Anise Information

Anise, or Aniseed as it’s sometimes known as, is one of the primary elements of Absinthe and it is the chief flavoring in Ouzo, a Greek alcoholic beverage.

Its botanical time is Pimpinella Anisum and it is a spice which is often used in cooking and for seasoning candies like liquorice. Even though it has a liquorice taste, it’s not connected with the herb liquorice or licorice.

Anise is a flowering plant and is part of the “Apiaceae” class of plants that are aromatic with hollow stems. The Apiaceae family includes fennel (yet another ingredient of Absinthe), carrots, parsnip, cumin, coriander and caraway. Anise is a herbaceous annual and it grows the natural way in Southwest Asia as well as the Eastern Mediterranean.

Anise and also Medicine

Anise has lots of medicinal uses:-
– As being an antiseptic.
– To treat insomnia.
– To treat scorpion stings (when mixed with wine)
– To ease toothache.
– Being an antispasmodic.
– To take care of indigestion.
– To help remedy coughs, colds and bronchitis.
– To help remedy parasites, lice and scabies.
– As being a breath freshener.

It is used in the manufacture of cough medicines and lozenges and used widely by aromatherapists.

Anise and Food preparation

Anise is employed in lots of sweets and candies – aniseed balls, aniseed wheels and many other candies around the world. It is also used in Indian cooking, Middle Eastern food preparation, in cakes and cookies, stews, pickles together with fish.

Anise and Alcoholic drinks

It is a key ingredient in many alcoholic drinks all over the world including:-
– Ouzo coming from Greece.
– Raki from Turkey.
– Sambuca coming from Italy.
– Arak, the Arabic beverage.
– Pastis – the French aperitif.
– Absinthe – with other spices and herbs including wormwood, fennel, lemon balm, hyssop, angelica root, star anise, juniper, dittany, veronica and nutmeg.

Anise is usually made to make some kinds of root beer in the US and also to come up with a Mexican hot chocolate style drink referred to as champurrado.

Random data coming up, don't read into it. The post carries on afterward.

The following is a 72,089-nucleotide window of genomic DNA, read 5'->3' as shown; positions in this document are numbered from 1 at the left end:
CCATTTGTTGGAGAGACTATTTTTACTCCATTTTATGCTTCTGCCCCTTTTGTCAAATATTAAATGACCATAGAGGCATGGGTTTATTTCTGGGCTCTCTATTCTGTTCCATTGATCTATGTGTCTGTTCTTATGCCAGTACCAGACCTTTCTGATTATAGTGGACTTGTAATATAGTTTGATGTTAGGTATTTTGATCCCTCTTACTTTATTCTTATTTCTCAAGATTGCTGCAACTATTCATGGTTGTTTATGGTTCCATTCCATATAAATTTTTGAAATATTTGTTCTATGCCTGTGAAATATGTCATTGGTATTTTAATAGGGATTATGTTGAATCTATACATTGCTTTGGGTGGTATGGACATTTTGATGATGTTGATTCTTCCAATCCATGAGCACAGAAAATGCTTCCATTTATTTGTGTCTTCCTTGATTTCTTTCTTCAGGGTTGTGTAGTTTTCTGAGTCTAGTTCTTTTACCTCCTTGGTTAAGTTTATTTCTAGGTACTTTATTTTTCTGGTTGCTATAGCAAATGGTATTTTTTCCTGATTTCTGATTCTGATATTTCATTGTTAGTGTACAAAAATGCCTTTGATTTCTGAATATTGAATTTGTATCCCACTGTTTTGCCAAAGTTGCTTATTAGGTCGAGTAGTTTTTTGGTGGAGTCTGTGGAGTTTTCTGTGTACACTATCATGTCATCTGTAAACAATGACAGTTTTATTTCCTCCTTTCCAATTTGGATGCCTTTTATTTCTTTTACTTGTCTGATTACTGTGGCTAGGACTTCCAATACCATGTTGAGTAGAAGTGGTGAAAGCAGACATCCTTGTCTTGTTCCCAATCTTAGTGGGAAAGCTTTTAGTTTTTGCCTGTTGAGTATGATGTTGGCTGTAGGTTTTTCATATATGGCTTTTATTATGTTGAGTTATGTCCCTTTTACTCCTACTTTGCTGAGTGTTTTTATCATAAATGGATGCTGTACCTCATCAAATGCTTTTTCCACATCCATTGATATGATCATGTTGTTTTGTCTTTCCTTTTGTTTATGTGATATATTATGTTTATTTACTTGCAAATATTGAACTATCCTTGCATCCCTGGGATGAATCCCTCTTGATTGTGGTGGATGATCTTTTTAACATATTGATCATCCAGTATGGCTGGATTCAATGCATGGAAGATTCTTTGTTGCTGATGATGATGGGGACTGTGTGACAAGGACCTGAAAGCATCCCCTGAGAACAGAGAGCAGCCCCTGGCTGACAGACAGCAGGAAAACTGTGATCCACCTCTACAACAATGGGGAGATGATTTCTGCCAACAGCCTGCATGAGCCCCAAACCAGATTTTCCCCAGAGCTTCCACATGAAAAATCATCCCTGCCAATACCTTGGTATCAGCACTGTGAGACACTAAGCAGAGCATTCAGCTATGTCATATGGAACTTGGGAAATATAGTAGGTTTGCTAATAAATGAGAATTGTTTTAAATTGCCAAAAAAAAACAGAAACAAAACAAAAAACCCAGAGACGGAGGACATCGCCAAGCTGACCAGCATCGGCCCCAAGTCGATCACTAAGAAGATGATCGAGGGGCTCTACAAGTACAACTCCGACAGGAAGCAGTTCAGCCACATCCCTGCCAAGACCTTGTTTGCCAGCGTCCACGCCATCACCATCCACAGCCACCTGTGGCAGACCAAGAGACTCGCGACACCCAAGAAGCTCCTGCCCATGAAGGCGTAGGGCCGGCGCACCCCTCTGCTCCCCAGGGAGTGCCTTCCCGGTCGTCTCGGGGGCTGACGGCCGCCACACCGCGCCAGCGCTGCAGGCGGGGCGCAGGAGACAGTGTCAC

When Absinthe was forbidden in 1915 in France because of its controversial herbal ingredient Wormwood, many suppliers and distilleries wanted to make an Absinthe alternative French company Pernod, who first produced Absinthe, made Pernod Pastis. Pastis had many of the ingredients of Absinthe and its aniseed flavor but with no wormwood. Absinthe is currently legal in many countries all over the world and so has returned being produced.

In the United States these days, thujone, the substance in wormwood, is still strictly governed so normal Absinthe is still illegal. An American distillery is now making an Absinthe with minute quantities of thujone called Absinthe Verte. The FDA (Food and Drug Administration) only will allow numbers of as much as 10 ppm of thujone so the distillery, St George, are staying with the rules and now have created an Absinthe that’s reduced in thujone.

St George Absinthe Verte is manufactured out of brandy and herbs including wormwood, basil (that has an aniseed flavor), anise, fennel, tarragon and mint.

Anise can also be found in Absinthe essences from web-based companies like who produce essences for the Absinthe industry and for people to blend in your own home with vodka or Everclear to create their particular Absinthe liquor more info. These essences also contain the vital Absinthe component wormwood. No Absinthe is perfect with no flavor of anise and also the bitter flavor of wormwood.